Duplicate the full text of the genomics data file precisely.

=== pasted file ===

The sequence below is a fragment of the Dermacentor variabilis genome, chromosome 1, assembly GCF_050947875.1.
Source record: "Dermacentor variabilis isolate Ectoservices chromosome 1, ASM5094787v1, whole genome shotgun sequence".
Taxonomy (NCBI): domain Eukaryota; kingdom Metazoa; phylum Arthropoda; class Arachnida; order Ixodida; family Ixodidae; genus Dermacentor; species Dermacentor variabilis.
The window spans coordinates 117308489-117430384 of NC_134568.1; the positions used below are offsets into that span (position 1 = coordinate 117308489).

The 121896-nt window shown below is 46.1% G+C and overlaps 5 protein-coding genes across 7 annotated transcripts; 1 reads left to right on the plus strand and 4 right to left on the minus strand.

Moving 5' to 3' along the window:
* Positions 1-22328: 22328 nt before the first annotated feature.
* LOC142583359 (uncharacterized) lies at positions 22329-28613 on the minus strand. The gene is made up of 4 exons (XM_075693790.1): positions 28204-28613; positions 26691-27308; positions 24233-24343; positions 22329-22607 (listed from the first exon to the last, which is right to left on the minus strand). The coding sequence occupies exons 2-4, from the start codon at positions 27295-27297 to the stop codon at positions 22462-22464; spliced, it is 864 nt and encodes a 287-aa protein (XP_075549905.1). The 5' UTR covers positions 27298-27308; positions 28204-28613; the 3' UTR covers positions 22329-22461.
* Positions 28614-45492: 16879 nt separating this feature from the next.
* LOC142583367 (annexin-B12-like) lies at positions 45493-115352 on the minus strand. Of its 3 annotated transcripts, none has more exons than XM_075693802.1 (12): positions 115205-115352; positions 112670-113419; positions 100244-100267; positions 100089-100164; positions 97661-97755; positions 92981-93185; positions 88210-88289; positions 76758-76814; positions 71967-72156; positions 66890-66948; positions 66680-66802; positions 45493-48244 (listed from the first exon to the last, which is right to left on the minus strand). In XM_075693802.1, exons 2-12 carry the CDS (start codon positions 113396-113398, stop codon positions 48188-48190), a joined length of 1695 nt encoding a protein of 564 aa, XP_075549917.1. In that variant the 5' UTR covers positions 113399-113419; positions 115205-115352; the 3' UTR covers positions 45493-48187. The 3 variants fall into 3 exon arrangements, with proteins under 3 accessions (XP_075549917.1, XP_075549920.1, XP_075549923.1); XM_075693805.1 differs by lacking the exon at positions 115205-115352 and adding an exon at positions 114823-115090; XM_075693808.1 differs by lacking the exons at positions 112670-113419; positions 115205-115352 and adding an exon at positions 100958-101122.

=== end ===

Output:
The sequence below is a fragment of the Dermacentor variabilis genome, chromosome 1, assembly GCF_050947875.1.
Source record: "Dermacentor variabilis isolate Ectoservices chromosome 1, ASM5094787v1, whole genome shotgun sequence".
Taxonomy (NCBI): domain Eukaryota; kingdom Metazoa; phylum Arthropoda; class Arachnida; order Ixodida; family Ixodidae; genus Dermacentor; species Dermacentor variabilis.
The window spans coordinates 117308489-117430384 of NC_134568.1; the positions used below are offsets into that span (position 1 = coordinate 117308489).

The 121896-nt window shown below is 46.1% G+C and overlaps 5 protein-coding genes across 7 annotated transcripts; 1 reads left to right on the plus strand and 4 right to left on the minus strand.

Moving 5' to 3' along the window:
* Positions 1-22328: 22328 nt before the first annotated feature.
* LOC142583359 (uncharacterized) lies at positions 22329-28613 on the minus strand. The gene is made up of 4 exons (XM_075693790.1): positions 28204-28613; positions 26691-27308; positions 24233-24343; positions 22329-22607 (listed from the first exon to the last, which is right to left on the minus strand). The coding sequence occupies exons 2-4, from the start codon at positions 27295-27297 to the stop codon at positions 22462-22464; spliced, it is 864 nt and encodes a 287-aa protein (XP_075549905.1). The 5' UTR covers positions 27298-27308; positions 28204-28613; the 3' UTR covers positions 22329-22461.
* Positions 28614-45492: 16879 nt separating this feature from the next.
* LOC142583367 (annexin-B12-like) lies at positions 45493-115352 on the minus strand. Of its 3 annotated transcripts, none has more exons than XM_075693802.1 (12): positions 115205-115352; positions 112670-113419; positions 100244-100267; positions 100089-100164; positions 97661-97755; positions 92981-93185; positions 88210-88289; positions 76758-76814; positions 71967-72156; positions 66890-66948; positions 66680-66802; positions 45493-48244 (listed from the first exon to the last, which is right to left on the minus strand). In XM_075693802.1, exons 2-12 carry the CDS (start codon positions 113396-113398, stop codon positions 48188-48190), a joined length of 1695 nt encoding a protein of 564 aa, XP_075549917.1. In that variant the 5' UTR covers positions 113399-113419; positions 115205-115352; the 3' UTR covers positions 45493-48187. The 3 variants fall into 3 exon arrangements, with proteins under 3 accessions (XP_075549917.1, XP_075549920.1, XP_075549923.1); XM_075693805.1 differs by lacking the exon at positions 115205-115352 and adding an exon at positions 114823-115090; XM_075693808.1 differs by lacking the exons at positions 112670-113419; positions 115205-115352 and adding an exon at positions 100958-101122.